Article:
By Ian Swanson - 01/15/10 05:54 PM EST
In a letter to Japan’s ambassador to the U.S., 40 members of the New Democrat Coalition call on Japan to allow imported vehicles to be sold under the program.
The lawmakers criticize the rules as a barrier that is part “of an unfortunate historical pattern of the Japanese government keeping its domestic auto industry closed to foreign competition.”
Japanese companies were among the greatest beneficiaries of the U.S. cash-for-clunkers program. Nearly half of the 677,000 vehicles sold under the U.S. program were made by Japanese companies.
According to Department of Transportation data, 120,507 Toyotas were sold under the program, more than any single U.S. automaker. Honda sold 87,584 vehicles and Nissan 58,700 vehicles under the U.S. program, in which consumers won government subsidies for trading in older gas-guzzlers for more fuel-efficient vehicles.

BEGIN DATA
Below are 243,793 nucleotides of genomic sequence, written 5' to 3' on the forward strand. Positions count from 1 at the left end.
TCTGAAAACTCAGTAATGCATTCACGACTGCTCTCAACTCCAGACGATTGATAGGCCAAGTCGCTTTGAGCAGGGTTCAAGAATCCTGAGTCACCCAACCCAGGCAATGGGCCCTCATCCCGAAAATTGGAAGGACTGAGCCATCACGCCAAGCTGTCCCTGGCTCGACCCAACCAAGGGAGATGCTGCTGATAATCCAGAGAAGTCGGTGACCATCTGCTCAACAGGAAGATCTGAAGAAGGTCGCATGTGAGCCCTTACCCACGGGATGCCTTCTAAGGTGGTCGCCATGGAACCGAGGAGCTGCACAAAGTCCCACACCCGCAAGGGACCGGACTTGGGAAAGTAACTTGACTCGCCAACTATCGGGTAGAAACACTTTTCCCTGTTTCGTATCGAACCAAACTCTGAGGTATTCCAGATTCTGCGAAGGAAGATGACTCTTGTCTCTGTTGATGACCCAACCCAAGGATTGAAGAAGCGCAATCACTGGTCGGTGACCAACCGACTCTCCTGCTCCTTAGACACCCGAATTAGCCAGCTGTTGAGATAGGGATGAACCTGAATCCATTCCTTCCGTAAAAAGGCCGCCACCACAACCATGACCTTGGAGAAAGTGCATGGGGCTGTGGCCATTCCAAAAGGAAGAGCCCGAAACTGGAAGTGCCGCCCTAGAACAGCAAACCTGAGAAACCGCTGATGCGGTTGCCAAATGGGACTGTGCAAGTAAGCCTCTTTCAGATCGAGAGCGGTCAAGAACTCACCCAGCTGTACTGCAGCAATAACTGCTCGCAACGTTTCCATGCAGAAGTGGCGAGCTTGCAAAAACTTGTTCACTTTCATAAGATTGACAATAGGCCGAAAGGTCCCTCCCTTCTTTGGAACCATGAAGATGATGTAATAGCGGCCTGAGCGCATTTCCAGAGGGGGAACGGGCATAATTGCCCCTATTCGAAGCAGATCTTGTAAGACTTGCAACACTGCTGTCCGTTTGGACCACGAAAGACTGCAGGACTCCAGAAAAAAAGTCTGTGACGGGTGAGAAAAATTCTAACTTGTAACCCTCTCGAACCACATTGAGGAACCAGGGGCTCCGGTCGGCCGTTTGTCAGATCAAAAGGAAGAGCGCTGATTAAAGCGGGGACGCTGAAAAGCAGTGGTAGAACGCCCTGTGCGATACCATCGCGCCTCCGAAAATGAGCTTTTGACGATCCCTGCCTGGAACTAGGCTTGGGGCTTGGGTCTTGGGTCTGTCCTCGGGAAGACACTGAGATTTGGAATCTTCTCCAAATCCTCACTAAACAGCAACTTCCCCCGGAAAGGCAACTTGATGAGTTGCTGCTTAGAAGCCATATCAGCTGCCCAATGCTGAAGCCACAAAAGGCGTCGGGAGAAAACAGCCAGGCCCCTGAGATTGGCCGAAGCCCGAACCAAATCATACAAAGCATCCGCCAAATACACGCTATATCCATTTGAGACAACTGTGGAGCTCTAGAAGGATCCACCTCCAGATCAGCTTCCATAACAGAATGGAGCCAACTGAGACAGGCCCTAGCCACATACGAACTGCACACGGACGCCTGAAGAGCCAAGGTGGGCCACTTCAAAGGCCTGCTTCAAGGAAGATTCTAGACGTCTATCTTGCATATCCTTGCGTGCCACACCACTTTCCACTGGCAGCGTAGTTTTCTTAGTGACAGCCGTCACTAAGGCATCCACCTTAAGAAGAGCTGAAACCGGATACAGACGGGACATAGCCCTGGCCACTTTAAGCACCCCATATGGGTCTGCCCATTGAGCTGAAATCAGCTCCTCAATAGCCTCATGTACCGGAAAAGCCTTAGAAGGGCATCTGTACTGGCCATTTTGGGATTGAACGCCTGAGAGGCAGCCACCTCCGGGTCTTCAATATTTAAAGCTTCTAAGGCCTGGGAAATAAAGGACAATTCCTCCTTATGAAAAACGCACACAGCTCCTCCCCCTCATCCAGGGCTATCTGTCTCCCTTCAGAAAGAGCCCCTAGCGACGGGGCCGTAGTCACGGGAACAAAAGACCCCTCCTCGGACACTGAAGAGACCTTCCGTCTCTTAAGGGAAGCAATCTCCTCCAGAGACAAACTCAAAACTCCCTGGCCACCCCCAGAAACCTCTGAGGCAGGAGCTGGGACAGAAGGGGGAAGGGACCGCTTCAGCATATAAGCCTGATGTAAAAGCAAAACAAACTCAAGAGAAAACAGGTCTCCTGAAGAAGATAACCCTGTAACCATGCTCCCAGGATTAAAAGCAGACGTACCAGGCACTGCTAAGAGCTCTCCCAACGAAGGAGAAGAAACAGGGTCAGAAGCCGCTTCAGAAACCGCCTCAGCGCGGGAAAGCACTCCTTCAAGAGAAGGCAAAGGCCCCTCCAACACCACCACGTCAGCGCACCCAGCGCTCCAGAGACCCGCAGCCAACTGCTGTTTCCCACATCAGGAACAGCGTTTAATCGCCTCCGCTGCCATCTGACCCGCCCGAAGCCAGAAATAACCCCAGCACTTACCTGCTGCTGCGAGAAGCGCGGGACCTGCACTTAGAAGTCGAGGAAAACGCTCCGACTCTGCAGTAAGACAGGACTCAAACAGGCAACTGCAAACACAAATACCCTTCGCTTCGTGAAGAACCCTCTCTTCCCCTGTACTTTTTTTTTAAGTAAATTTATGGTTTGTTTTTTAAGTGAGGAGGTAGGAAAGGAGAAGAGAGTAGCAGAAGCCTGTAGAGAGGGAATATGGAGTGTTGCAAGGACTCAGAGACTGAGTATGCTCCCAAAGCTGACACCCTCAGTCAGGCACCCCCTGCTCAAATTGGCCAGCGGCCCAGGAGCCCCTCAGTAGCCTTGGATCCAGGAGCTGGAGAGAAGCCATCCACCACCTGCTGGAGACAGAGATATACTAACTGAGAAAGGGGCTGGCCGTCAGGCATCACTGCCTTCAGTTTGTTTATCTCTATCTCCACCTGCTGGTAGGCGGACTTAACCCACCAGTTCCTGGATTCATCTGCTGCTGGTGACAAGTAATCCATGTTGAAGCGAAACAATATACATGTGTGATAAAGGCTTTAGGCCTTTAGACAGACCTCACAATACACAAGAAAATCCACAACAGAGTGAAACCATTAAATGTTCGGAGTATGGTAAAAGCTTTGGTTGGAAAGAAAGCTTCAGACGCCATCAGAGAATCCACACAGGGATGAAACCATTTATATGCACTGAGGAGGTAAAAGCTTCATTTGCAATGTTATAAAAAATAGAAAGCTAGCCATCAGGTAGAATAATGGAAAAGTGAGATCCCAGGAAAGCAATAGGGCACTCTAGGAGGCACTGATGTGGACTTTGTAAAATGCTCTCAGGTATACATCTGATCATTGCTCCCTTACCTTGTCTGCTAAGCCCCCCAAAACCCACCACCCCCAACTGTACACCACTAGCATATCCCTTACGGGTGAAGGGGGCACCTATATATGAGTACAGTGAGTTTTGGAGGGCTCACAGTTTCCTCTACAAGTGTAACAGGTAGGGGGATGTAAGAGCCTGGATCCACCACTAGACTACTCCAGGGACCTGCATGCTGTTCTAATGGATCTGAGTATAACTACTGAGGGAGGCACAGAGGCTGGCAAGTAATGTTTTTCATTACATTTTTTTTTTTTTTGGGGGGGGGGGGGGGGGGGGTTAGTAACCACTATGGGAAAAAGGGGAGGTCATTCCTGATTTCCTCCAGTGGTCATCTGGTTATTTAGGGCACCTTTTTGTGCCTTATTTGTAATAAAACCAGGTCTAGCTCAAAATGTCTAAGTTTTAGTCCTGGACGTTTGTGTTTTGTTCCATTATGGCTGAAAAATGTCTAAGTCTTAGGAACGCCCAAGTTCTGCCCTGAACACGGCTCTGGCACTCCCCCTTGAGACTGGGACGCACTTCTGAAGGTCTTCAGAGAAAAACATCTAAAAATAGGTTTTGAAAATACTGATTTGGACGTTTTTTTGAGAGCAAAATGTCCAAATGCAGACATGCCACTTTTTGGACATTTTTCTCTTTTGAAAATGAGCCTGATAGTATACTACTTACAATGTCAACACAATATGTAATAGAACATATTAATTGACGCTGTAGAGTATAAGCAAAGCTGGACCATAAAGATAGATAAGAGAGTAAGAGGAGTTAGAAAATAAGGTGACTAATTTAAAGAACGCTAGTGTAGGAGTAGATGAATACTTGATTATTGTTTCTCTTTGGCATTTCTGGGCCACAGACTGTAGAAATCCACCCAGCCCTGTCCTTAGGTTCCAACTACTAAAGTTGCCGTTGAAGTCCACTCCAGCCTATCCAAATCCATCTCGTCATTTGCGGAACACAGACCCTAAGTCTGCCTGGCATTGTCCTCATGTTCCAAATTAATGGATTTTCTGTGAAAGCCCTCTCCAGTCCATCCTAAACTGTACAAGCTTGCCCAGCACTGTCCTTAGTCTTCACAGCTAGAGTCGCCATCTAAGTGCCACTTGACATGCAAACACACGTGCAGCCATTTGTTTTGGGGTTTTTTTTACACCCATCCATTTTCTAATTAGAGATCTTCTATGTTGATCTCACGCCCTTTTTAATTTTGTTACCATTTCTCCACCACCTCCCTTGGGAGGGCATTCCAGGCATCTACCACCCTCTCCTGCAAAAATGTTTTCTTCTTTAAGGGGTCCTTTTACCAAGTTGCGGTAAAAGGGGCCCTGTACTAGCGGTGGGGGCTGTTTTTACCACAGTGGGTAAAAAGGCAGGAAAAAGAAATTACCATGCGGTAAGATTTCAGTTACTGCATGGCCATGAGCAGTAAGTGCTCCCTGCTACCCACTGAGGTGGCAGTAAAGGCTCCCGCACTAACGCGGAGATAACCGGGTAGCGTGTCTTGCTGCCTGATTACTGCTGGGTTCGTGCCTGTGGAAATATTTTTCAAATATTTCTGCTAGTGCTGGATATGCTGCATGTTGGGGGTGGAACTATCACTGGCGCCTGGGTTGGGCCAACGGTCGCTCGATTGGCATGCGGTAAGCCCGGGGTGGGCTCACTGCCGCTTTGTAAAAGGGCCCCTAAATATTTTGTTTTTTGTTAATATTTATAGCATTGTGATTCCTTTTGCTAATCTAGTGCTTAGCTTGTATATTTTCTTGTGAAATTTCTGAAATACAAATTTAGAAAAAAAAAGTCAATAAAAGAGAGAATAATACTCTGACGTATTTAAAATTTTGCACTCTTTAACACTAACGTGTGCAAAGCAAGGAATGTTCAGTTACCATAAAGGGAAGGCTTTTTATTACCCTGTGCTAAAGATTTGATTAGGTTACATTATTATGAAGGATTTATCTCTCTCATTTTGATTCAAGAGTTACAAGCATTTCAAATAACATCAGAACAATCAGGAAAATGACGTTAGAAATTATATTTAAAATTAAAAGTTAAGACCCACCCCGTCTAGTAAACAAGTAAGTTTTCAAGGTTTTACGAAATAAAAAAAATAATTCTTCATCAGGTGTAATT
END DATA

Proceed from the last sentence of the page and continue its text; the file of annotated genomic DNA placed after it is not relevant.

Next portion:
The program was intended to spark sales of U.S. vehicles in a terrible auto market and get gas-guzzlers off the roads.
Japanese officials have pointed out that U.S. workers built many of these vehicles. About 80 percent of Japanese-brand autos sold in the U.S. are built in the U.S.
Under Japan’s program, consumers who trade in a car at least 13 years old can get a tax cut of up to $2,800 toward the purchase of a new car. But cars made by Ford, General Motors and Chrysler have been deemed ineligible because they are imported under a regulatory protocol that does not require that they be inspected for fuel efficiency.
Rep. Sandy Levin (D-Mich.) on Friday announced he’d hold hearings next week on barriers to U.S. auto sales in Japan and South Korea. Levin singled out the Japanese cash-for-clunkers program in a statement.
“Japan’s exclusion of U.S. autos from its Cash for Clunkers program highlights the one-way trade policies these countries pursue to the serious detriment of the United States,” said Levin, chairman of the House Ways and Means Committee’s Trade subcommittee. That panel will hold a hearing on the issue Thursday.
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